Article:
My parents raised me with the acknowlegement that “some people have potty mouths, but we don’t. So you might hear that language, but it’s NOT acceptable in our house and if YOU say it, you will be punished.” It was my parents job to teach me about bad language, not other people’s jobs not to use it around me. So I just simply don’t buy that. I don’t use bad language around other people’s kids, but I don’t use it in front of others, in general, anyway, because I don’t want to project the image of a potty mouth. But I have been known to utter the F word under my breath when someone misses a play or I realize I forgot something important or I just missed my exit, you get the idea. If someone’s around to hear it, oh well. I don’t use it that often, I’m a grown up, and oh yeah, I’m not perfect. So deal with it. I have a very “live and let live” attitude towards potty mouth. While I prefer not to hear it, I’m not going to criticize someone out to their face about it, either. I might make a decision about spending time with that person based on it, but I’m not going to criticize them. It’s just not worth the effort.

One of the women also gave me the whole “they are supposed to be role models, kids look up to them”. Again…not their job. THeir job is to manage a team. Parents need to manage their kids expectations of the world, not to have the world conform to their kids.

Without getting into whether humiliation is an effective motivator in the workplace (for some people, it might be!), do you think it’s acceptable for baseball managers/coaches to use what might, in a social setting, be considered “harsh language”, when they are on the Field and doing their job during the course of a game?

Now I want to be clear, I’m not talking about being rude or disrespectful to a fan. If a coach swore at a fan…I’d have a problem with that. But in the course of doing his job with the players, I have to allow some leeway, because we DO NOT know the whole story and for all we know, certain guys might respond to that better than a softer approach.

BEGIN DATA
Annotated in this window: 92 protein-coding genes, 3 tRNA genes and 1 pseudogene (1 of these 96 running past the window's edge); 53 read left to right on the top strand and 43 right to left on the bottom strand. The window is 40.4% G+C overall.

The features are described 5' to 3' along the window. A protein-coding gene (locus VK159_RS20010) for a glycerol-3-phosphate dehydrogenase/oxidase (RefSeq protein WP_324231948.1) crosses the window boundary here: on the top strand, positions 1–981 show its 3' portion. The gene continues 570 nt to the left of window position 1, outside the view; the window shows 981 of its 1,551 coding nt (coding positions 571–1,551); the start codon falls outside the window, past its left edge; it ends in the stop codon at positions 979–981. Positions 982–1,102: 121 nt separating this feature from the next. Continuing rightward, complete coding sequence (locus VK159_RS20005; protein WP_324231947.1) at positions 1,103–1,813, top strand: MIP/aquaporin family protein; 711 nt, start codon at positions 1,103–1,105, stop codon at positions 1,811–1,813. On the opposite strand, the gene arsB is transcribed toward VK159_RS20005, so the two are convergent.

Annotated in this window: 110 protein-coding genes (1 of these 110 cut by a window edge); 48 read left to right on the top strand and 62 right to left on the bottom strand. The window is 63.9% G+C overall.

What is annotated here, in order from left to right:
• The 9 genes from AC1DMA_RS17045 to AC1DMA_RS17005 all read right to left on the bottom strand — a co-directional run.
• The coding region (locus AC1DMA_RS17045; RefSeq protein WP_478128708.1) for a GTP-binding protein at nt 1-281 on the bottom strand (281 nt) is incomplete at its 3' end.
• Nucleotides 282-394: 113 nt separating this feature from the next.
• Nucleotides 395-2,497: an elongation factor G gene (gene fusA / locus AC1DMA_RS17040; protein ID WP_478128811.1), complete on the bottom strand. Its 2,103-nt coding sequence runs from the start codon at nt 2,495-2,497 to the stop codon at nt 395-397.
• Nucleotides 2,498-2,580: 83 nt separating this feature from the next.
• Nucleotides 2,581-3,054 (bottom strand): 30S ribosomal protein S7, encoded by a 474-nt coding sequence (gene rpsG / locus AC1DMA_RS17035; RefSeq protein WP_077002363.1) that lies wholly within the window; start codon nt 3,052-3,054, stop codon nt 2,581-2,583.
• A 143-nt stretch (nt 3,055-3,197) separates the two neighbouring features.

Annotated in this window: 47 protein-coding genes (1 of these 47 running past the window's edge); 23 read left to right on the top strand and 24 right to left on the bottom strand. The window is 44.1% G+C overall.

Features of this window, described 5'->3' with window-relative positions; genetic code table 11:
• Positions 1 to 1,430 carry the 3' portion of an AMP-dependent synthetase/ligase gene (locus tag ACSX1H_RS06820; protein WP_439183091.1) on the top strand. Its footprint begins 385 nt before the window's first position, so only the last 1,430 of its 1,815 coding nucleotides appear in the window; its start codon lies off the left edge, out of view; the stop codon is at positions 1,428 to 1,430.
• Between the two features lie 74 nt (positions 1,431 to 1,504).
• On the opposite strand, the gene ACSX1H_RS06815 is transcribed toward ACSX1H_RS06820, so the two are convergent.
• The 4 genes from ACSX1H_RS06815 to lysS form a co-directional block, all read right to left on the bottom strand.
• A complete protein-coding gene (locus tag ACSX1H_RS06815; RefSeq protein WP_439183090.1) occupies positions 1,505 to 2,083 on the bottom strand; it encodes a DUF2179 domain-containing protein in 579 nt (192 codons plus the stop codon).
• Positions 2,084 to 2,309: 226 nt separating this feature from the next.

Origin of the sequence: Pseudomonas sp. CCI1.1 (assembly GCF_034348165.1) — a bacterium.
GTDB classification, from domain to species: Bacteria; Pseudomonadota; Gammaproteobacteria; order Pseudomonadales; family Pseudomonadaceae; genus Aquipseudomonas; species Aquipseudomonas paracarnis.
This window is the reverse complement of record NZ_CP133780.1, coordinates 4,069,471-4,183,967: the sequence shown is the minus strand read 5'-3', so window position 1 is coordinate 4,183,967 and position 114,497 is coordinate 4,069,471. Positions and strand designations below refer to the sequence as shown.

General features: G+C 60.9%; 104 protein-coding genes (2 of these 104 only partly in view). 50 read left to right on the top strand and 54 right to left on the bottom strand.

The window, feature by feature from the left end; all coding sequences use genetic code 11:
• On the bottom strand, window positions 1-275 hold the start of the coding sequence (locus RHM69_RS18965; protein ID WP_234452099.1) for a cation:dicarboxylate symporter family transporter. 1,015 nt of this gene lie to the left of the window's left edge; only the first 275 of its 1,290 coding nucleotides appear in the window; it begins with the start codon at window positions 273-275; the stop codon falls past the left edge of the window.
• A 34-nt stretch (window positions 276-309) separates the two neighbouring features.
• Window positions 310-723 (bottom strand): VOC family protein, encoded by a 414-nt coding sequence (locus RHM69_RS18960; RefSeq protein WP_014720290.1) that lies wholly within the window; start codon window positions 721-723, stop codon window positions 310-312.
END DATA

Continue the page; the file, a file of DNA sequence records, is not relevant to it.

Bottom Line: I think these guys need to be allowed to do their job the way that is most effective for them and their players. And if that involves the F word…..close your ears, grow a thicker skin, or sit farther off the Field if you don’t wanna hear it.

So what do you all think?

4. chuckerd58 - July 4, 2007

I agree with you boosterbabe,in the heat of battle things will be said that are not considered proper,but that’s life. As long as it’s not directed at a kid.

5. AtlanticLeagueBaseball.com - July 4, 2007

If something a few letters short of “firetruck” is the worst thing you hear at a game, you’ve probably done pretty well…

Leave a Reply

Fill in your details below or click an icon to log in:

WordPress.com Logo

You are commenting using your WordPress.com account. Log Out / Change )

Twitter picture

You are commenting using your Twitter account. Log Out / Change )

Facebook photo

You are commenting using your Facebook account. Log Out / Change )

Google+ photo

You are commenting using your Google+ account. Log Out / Change )

Connecting to %s

%d bloggers like this: